Self-scheduling may reduce stress and improve mental health

A Cochrane Systematic Review of ten studies on flexible working hours has revealed that workers who are able to make their own hours tend to be happier and less stressed than those with fixed schedules.

In total, the studies involved more than 16,600 people and the researchers found that workers who were allowed to self-schedule had healthier blood pressure levels, better sleep quality and fewer instances of mental illness than counterparts with rigid work hours.

Authors of the study noted a trend toward flexible scheduling in Europe. The practice is now common in Scandinavian countries and the UK recently passed legislation that allows parents of children under 16 to request from employers the privilege to make their own hours.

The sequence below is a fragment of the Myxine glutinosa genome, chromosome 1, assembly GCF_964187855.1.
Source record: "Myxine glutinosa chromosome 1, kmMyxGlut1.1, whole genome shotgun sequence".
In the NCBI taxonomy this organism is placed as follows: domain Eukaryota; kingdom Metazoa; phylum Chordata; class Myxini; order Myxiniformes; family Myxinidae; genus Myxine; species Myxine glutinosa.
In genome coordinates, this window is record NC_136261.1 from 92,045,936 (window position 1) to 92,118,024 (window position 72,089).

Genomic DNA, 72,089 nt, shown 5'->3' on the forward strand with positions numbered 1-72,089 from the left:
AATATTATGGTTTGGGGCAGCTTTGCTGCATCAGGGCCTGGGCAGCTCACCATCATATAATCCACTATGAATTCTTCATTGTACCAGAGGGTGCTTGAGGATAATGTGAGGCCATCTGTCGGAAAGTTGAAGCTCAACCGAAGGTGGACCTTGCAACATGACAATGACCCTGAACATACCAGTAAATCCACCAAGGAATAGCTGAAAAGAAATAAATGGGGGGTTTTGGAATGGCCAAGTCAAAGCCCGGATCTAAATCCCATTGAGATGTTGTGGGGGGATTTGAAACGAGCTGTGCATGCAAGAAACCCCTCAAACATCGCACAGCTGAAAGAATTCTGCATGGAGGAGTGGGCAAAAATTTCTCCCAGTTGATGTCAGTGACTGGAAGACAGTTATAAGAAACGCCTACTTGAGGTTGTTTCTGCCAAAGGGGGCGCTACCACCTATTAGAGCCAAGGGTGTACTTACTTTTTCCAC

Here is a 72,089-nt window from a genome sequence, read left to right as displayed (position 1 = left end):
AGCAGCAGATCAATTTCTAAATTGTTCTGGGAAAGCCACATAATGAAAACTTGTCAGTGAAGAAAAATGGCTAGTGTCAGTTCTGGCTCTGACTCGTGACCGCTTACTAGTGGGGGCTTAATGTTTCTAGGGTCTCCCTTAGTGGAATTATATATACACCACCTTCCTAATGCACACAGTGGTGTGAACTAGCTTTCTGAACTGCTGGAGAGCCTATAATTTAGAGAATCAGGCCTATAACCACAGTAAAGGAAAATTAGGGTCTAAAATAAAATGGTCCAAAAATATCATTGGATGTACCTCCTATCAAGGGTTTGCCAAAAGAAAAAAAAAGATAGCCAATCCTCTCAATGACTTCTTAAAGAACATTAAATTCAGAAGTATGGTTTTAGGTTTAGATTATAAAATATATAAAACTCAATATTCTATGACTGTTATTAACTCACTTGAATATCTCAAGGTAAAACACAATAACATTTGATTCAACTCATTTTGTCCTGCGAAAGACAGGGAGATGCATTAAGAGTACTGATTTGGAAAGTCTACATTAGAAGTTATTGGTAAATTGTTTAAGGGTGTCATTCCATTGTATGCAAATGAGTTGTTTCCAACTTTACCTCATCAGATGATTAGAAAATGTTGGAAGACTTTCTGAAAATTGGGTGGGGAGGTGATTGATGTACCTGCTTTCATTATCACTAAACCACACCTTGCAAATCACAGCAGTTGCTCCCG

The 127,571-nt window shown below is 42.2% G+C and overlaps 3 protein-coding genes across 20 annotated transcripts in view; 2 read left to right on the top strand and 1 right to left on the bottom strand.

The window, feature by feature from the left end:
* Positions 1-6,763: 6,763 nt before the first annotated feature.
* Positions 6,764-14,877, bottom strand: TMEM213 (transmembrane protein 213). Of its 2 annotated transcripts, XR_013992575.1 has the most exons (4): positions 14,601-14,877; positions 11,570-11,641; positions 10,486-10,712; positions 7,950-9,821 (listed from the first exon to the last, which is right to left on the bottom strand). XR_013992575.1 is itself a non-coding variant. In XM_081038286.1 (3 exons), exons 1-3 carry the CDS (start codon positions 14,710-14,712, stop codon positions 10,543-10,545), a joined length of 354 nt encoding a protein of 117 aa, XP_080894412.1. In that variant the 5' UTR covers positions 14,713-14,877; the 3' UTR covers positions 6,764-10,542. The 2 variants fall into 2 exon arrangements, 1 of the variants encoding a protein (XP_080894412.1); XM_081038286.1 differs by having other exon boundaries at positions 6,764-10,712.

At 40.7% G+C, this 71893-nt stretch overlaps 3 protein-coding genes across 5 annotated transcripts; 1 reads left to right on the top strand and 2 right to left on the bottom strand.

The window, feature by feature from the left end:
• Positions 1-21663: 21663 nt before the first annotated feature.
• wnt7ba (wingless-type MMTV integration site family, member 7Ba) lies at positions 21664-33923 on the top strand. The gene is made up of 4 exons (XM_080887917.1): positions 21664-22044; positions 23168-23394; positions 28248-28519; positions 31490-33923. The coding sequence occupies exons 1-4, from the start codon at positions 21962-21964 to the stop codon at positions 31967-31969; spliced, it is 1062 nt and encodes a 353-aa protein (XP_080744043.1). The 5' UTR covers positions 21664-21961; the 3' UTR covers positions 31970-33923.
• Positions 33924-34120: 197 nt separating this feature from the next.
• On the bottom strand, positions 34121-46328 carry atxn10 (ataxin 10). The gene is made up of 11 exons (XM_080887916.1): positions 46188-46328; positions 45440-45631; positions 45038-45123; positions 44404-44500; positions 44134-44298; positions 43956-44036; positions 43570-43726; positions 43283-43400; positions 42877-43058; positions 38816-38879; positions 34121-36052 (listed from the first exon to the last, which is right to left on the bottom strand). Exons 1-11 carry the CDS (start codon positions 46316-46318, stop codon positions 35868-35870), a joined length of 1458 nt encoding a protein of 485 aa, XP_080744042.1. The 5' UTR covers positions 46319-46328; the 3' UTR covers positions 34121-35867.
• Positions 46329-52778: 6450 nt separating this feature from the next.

“Flexible working seems to be more beneficial for health and well-being where the individuals control their own work patterns, rather than where employers are in control,” said Clare Bambra, lead author of the review.

These results suggest that organizations with the ability to offer flexible working hours to employees may be effective in reducing workplace stress and strengthening employee performance. Additional benefits may include reduced healthcare costs due to lessened mental illness.

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